Arthropoda


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Digitizing and providing web access to this text was funded in part by the Alberta Conservation Association and the University of Alberta, Department of Biological Sciences

Arthropoda: Introduction and Key to Major Taxa


Introduction

The great phylum Arthropoda contains most of the described species of animals. There are probably over 900,000 described species of extant arthropods, about 80% being insects (there are over 200,000 species of beetles alone). Features of arthropods include an exoskeleton and usually jointed appendages, hence the name arthropod (jointed leg). The phylum is usually separated into nine extant classes, although today there is a tendency to treat many of these classes as phyla or subphyla.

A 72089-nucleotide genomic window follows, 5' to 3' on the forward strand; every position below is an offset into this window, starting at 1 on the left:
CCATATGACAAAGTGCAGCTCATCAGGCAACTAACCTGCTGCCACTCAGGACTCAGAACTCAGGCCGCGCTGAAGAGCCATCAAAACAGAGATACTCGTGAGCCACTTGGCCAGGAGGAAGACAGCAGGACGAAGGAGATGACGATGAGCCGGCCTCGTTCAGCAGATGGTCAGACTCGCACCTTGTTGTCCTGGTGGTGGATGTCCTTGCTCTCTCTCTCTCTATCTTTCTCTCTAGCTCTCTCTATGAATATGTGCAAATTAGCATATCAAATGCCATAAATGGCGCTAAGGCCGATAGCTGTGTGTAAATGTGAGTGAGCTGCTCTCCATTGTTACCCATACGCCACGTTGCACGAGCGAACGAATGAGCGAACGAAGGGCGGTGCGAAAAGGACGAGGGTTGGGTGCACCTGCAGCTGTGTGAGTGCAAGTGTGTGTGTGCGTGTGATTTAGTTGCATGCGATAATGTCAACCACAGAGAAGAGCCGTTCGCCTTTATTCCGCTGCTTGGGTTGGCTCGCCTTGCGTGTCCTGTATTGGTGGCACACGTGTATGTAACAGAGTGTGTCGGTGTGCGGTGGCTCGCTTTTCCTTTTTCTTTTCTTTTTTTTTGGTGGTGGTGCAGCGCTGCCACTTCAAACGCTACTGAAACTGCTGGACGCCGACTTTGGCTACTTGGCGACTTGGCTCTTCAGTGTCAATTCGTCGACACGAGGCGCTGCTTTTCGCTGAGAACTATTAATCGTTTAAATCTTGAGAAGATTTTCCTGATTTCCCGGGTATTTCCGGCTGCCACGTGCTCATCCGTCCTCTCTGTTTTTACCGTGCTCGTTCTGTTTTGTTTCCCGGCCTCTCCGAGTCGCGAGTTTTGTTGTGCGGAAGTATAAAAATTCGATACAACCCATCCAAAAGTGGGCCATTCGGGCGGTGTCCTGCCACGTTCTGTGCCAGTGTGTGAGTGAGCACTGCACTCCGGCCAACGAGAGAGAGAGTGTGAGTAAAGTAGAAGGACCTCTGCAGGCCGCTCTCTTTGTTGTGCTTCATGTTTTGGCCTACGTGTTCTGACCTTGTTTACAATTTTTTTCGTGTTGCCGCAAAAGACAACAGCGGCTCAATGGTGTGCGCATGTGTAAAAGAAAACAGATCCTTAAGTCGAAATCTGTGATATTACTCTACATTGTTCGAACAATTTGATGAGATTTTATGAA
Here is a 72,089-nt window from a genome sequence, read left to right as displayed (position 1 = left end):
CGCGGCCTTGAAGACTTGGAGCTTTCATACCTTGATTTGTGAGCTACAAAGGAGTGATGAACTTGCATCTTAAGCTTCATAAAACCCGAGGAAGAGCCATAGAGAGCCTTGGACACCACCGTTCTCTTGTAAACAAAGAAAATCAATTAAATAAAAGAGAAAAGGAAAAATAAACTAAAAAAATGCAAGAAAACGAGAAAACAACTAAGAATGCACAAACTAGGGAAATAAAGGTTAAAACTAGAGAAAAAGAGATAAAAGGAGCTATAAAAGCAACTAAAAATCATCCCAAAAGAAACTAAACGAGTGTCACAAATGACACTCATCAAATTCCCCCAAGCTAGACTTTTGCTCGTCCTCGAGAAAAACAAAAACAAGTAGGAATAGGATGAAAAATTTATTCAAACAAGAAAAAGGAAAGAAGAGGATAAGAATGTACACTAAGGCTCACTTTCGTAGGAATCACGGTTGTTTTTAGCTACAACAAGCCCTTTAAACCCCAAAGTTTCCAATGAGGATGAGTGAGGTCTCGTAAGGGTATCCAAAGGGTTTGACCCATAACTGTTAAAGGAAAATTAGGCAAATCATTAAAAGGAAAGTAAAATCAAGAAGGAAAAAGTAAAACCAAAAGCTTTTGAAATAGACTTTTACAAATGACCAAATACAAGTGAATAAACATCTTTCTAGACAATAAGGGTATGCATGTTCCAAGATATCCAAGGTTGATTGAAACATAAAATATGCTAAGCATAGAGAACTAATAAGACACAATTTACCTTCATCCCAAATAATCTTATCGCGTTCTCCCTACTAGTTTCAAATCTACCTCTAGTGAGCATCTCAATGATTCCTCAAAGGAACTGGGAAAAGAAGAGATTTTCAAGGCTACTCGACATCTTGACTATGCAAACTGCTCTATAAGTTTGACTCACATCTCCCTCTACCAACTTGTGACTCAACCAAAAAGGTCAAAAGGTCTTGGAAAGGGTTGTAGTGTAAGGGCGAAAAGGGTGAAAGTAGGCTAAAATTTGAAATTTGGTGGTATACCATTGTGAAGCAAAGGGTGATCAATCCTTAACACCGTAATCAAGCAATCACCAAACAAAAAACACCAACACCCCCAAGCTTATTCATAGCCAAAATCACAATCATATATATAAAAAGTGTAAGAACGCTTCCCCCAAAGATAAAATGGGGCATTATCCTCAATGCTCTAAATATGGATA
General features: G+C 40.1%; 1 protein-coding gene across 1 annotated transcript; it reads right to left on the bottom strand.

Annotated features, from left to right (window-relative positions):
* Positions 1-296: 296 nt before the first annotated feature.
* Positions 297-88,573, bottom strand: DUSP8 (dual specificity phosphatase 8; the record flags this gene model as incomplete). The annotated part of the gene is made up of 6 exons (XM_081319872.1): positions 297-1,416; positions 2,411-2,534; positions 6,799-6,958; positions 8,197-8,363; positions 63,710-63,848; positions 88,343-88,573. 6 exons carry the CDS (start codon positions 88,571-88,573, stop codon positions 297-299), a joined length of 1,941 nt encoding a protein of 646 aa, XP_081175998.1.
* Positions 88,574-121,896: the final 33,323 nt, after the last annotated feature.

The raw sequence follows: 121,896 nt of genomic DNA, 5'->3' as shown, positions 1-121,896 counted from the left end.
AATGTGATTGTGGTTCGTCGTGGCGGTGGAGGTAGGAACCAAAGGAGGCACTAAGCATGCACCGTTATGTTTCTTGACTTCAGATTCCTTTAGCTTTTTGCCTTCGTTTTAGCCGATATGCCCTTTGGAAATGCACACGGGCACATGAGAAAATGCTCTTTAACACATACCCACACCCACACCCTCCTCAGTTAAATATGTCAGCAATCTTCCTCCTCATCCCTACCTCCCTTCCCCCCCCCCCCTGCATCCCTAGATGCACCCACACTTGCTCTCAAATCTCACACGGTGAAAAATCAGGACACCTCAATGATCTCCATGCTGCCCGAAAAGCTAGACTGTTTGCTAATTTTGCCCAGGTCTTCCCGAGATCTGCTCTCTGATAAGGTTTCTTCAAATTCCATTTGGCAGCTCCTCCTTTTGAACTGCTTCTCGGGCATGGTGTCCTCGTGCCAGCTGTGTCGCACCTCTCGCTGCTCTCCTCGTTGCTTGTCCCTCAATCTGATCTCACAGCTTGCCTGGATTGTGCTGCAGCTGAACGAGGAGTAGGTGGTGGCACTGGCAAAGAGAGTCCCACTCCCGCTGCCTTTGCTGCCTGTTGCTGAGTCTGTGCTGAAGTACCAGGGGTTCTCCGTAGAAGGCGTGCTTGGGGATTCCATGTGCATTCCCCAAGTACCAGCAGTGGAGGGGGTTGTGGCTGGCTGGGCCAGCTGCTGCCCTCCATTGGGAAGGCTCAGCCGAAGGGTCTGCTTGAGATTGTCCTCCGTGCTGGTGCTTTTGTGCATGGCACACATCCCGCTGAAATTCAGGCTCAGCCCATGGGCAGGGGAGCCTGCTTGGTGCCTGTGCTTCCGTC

Three classes of arthropods have freshwater representatives: Arachnida, Crustacea, and Insecta. Freshwater arachnids and insects are considered by most workers to be secondarily aquatic. That is, they are descendants of formerly terrestrial arachnids and insects that have invaded freshwater. In contrast, the crustaceans are primarily aquatic.

Key to Major Arthropod Taxa

See KEYS TO MAJOR AQUATIC ARTHROPOD TAXA AND ORDERS OF AQUATIC INSECTS OF ALBERTA for pictorial keys to the major taxa of aquatic arthropods of Alberta and to orders of aquatic insects. These keys should be used with caution because they must encompass a great diversity of invertebrates. In some cases it is possible to have a specimen that might not properly key in this section. The keys can be used in conjunction with the various whole specimen figures and colored photos to determine the major arthropod taxon of the specimen in question.

Pictorial Keys